…a small species of toucan that is native to the highland forests in the Andes of western Venezuela, Colombia, Ecuador and northern Peru. Like other toucan species A.nigrirostris feeds mostly on fruit and the occasional insect or lizard. Despite what their common name suggests only one subspecies (A.n.nigrirostris) actually has a fully black bill the others have bills that are chestnut and partially black.
Also referred to as Blue-necked Jacamar, Galbula cyanicollis (Piciformes - Galbulidae) is considered a species complex found across southern Amazonia, from eastern Peru and parts of Bolivia to east Amazonian Brazil.
This species can be easily distinguished by the yellow lower mandible and the bluish head and neck sides.
…A species of woodpecker that is endemic to western North America, ranging from British Columbia through southern California. White-headed woodpeckers typically inhabit montane coniferous forests which are dominated by pine trees. Like other woodpeckers P. albolarvatus feeds mostly on insects and conifer seeds.
Interestingly, the subspecies P. a. gravirostris has a longer bill and tail than the other subspecies, and it is only found in the San Gabriel Mountains. The longer bill and tail are adaptations to be better able to feed on the large spiny cones of Coulter Pines (Pinus coulteri)
There’s an element of luck in birdwatching, and sometimes that luck is mostly bad. A birder may find a particular bird so elusive, that after many unsuccessful attempts to see it, the bird becomes a kind of “jinx bird.”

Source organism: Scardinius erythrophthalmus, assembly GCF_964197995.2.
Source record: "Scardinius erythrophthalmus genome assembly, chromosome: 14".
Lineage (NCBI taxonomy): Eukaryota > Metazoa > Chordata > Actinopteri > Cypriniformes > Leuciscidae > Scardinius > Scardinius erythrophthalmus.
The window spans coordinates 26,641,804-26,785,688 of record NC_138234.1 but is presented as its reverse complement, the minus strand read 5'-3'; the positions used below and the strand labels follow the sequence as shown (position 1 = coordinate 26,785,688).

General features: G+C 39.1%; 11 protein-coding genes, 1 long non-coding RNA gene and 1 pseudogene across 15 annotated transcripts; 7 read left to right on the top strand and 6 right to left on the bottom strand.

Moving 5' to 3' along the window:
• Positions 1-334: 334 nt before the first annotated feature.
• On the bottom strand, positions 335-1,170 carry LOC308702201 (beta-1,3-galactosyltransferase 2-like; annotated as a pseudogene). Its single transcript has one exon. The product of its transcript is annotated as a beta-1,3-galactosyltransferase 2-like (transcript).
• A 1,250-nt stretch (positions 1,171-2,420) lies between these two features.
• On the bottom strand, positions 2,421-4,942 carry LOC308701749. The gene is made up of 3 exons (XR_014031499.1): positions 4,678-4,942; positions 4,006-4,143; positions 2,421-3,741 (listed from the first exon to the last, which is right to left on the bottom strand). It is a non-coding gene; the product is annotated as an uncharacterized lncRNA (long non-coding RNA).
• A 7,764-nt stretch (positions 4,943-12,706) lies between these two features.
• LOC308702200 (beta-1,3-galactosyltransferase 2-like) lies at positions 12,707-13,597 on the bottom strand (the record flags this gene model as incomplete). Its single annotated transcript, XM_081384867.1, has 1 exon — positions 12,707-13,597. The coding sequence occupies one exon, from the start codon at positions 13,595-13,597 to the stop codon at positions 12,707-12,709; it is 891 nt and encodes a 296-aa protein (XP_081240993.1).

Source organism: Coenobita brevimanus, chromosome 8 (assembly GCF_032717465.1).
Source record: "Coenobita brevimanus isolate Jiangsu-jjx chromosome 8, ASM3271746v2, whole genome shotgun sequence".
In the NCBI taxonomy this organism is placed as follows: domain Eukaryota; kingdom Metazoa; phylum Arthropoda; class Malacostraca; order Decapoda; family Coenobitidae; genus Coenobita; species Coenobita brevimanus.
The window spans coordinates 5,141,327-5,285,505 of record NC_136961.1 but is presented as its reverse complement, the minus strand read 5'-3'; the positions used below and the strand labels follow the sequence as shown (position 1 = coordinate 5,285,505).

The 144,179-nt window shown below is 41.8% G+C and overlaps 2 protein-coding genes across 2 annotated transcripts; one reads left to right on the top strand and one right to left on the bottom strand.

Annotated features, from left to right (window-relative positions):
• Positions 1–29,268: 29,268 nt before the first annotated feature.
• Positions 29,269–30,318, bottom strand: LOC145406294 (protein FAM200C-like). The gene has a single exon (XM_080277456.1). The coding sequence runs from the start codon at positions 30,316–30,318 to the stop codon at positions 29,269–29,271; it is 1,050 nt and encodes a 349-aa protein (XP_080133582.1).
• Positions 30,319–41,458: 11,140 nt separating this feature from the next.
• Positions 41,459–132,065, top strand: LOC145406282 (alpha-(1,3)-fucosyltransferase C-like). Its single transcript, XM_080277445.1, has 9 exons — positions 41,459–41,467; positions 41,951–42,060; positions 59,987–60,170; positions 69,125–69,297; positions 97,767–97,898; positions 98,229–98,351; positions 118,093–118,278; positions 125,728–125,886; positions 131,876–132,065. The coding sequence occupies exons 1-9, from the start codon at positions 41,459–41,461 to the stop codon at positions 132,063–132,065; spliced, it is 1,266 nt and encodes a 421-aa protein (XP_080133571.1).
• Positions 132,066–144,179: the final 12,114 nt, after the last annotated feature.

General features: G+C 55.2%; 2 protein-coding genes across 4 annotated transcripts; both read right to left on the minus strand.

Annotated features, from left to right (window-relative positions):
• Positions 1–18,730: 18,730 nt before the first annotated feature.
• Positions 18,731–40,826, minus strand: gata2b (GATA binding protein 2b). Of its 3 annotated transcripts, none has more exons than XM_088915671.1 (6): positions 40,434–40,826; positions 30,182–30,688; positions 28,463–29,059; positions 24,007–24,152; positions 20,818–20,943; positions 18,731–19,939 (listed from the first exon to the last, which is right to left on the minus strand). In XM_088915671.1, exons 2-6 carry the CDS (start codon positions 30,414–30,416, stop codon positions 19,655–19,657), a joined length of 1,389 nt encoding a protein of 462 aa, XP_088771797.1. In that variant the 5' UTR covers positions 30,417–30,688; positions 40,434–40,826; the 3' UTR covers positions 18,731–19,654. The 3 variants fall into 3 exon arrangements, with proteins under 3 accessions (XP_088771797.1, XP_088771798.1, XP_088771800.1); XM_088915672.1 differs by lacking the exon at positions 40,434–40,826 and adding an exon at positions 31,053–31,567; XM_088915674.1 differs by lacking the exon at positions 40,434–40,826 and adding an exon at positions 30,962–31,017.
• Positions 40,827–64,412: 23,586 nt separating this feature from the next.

Can a bird truly be equated with bad luck? Europeans centuries ago believed so, for the very word “jinx” and its connotation of a spell of bad luck comes directly from a bird’s name.
The bird once called the “jynx” — j-y-n-x — is the bird known today as the Eurasian wryneck. When a wryneck, a brown and gray-toned bird about the size of a small woodpecker, is threatened at its nest-hole, it twists its head sideways like a snake and hisses.
This anomalous behavior led to the wryneck being invoked in witchcraft to put a spell or a jinx on someone.
Today, the Eurasian wryneck seems harmless enough, although its scientific name, Jynx torquilla (tor-QUILL-uh), honors its neck-twisting, bewitching reputation.
The genus name Jynx comes from the Latin iynx, the name for the bird. It had occasionally been used in magic and divination because of its remarkable ability to twist its neck and head through almost 180 degrees while hissing like a snake. The Online Etymology Dictionary entry for “jinx” states that the word was first used, as a noun, in American English in 1911. It traces it to a 17th-century word jyng, meaning “a spell”, and ultimately to the Latin word iynx.
Pteroglossus beauharnaesii (Piciformes - Ramphastidae), a stunning species of toucan, better known as Curl-crested Aracari, found in Bolivia, Brazil and Peru.
Pteroglossus beauharnaesii is one of the more spectacularly plumaged aracari, and one of the more stranger looking birds. Unlike any other aracari, or any other bird, it has modified head feathers that resemble shiny black pieces of plastic. It is from these modified feathers that this species gets its name.
Apart from the bizarre head ornamentation, the Curl-crested Aracari is a quite pretty toucan, with a red back, yellow underparts with a single red breast ban, and a quite ornately patterned, multicolored bill.
…a large species of woodpecker that is native to the northern palearctic ecozone, ranging east from France across Europe to Northern Asia. Black woodpeckers typically reside in mature woodlands like coniferous and subtropical boreal forests. Although they are also widespread throughout mountainous and lowland forests as well. Like other woodpeckers D.maritus feeds by hammering on dead trees to flush out carpenter ants and wood-boring beetles. They prefer to hammer at trees that are rotting or have fungal diseases, although they will hammer at healthy trees as well. Black woodpeckers are largely considered keystone species as their ‘excavations’ provide homes for a myriad of animals and they control populations of wood-boring beetles.